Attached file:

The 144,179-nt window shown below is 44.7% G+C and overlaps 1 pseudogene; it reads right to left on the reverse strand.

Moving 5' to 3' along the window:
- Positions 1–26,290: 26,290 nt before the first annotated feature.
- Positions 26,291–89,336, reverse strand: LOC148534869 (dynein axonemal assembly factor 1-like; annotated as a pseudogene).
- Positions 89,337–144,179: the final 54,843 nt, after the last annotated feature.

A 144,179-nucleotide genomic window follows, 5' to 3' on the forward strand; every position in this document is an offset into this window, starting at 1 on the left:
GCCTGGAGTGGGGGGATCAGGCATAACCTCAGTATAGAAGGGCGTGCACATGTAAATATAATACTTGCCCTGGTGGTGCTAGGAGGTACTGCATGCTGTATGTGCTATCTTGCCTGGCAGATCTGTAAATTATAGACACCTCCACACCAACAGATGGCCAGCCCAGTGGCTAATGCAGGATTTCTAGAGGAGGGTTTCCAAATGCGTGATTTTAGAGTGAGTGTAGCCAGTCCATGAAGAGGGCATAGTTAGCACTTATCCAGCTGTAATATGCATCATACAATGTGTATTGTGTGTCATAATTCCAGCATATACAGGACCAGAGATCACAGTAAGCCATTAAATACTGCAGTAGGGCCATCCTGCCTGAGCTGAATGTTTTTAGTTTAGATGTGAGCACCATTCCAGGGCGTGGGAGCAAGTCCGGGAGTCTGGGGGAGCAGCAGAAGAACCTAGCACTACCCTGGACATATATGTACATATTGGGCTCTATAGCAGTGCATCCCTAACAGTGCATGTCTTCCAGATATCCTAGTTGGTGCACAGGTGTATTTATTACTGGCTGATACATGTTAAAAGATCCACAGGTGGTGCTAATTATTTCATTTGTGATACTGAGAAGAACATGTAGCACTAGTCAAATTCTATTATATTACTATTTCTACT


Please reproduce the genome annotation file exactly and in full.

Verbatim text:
The 144,179-nt window shown below is 44.7% G+C and overlaps 1 pseudogene; it reads right to left on the reverse strand.

Moving 5' to 3' along the window:
- Positions 1–26,290: 26,290 nt before the first annotated feature.
- Positions 26,291–89,336, reverse strand: LOC148534869 (dynein axonemal assembly factor 1-like; annotated as a pseudogene).
- Positions 89,337–144,179: the final 54,843 nt, after the last annotated feature.

A 144,179-nucleotide genomic window follows, 5' to 3' on the forward strand; every position in this document is an offset into this window, starting at 1 on the left:
GCCTGGAGTGGGGGGATCAGGCATAACCTCAGTATAGAAGGGCGTGCACATGTAAATATAATACTTGCCCTGGTGGTGCTAGGAGGTACTGCATGCTGTATGTGCTATCTTGCCTGGCAGATCTGTAAATTATAGACACCTCCACACCAACAGATGGCCAGCCCAGTGGCTAATGCAGGATTTCTAGAGGAGGGTTTCCAAATGCGTGATTTTAGAGTGAGTGTAGCCAGTCCATGAAGAGGGCATAGTTAGCACTTATCCAGCTGTAATATGCATCATACAATGTGTATTGTGTGTCATAATTCCAGCATATACAGGACCAGAGATCACAGTAAGCCATTAAATACTGCAGTAGGGCCATCCTGCCTGAGCTGAATGTTTTTAGTTTAGATGTGAGCACCATTCCAGGGCGTGGGAGCAAGTCCGGGAGTCTGGGGGAGCAGCAGAAGAACCTAGCACTACCCTGGACATATATGTACATATTGGGCTCTATAGCAGTGCATCCCTAACAGTGCATGTCTTCCAGATATCCTAGTTGGTGCACAGGTGTATTTATTACTGGCTGATACATGTTAAAAGATCCACAGGTGGTGCTAATTATTTCATTTGTGATACTGAGAAGAACATGTAGCACTAGTCAAATTCTATTATATTACTATTTCTACT